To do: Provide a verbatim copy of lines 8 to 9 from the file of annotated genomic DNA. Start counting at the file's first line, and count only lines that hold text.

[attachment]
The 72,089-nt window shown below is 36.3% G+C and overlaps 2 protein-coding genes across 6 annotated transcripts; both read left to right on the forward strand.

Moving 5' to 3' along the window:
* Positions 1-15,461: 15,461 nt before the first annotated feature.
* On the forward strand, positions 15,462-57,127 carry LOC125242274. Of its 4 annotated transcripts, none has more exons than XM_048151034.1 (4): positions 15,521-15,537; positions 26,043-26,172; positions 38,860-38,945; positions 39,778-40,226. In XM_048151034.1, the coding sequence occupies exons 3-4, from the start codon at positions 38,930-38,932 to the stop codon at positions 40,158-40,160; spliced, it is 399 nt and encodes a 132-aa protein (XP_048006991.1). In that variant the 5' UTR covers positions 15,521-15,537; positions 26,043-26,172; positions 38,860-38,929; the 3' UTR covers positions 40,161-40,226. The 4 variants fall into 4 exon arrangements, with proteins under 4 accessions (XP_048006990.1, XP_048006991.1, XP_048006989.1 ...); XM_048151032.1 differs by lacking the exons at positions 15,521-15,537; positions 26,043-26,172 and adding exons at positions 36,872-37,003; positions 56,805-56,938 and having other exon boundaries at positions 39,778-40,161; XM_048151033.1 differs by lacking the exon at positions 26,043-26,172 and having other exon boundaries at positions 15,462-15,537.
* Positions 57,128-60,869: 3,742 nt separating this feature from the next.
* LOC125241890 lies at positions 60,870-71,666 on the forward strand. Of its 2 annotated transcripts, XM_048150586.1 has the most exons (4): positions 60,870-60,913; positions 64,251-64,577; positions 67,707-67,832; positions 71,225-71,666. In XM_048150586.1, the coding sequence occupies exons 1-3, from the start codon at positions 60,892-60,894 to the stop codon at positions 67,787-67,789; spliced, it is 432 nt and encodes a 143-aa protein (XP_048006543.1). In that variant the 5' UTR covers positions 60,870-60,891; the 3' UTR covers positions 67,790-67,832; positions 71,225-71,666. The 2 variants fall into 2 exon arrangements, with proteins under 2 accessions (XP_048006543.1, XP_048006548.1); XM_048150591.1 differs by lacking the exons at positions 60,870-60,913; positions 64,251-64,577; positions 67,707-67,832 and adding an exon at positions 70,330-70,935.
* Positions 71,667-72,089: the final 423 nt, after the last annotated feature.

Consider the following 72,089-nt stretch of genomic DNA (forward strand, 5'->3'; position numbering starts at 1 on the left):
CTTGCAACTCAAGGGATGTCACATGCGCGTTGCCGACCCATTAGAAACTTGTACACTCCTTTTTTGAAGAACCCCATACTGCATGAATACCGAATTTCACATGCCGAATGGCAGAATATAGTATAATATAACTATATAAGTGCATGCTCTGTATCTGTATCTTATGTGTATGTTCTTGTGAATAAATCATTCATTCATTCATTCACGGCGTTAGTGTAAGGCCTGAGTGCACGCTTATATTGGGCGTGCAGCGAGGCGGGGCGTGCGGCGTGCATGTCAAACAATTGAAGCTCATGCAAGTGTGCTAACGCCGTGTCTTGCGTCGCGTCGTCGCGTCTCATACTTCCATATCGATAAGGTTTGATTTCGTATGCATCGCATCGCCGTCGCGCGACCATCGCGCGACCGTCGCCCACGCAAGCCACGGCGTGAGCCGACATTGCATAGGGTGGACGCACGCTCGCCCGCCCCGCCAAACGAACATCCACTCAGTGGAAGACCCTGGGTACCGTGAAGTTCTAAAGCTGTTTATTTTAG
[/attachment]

Consider the following 72,089-nt stretch of genomic DNA (forward strand, 5'->3'; position numbering starts at 1 on the left):
CTTGCAACTCAAGGGATGTCACATGCGCGTTGCCGACCCATTAGAAACTTGTACACTCCTTTTTTGAAGAACCCCATACTGCATGAATACCGAATTTCACATGCCGAATGGCAGAATATAGTATAATATAACTATATAAGTGCATGCTCTGTATCTGTATCTTATGTGTATGTTCTTGTGAATAAATCATTCATTCATTCATTCACGGCGTTAGTGTAAGGCCTGAGTGCACGCTTATATTGGGCGTGCAGCGAGGCGGGGCGTGCGGCGTGCATGTCAAACAATTGAAGCTCATGCAAGTGTGCTAACGCCGTGTCTTGCGTCGCGTCGTCGCGTCTCATACTTCCATATCGATAAGGTTTGATTTCGTATGCATCGCATCGCCGTCGCGCGACCATCGCGCGACCGTCGCCCACGCAAGCCACGGCGTGAGCCGACATTGCATAGGGTGGACGCACGCTCGCCCGCCCCGCCAAACGAACATCCACTCAGTGGAAGACCCTGGGTACCGTGAAGTTCTAAAGCTGTTTATTTTAG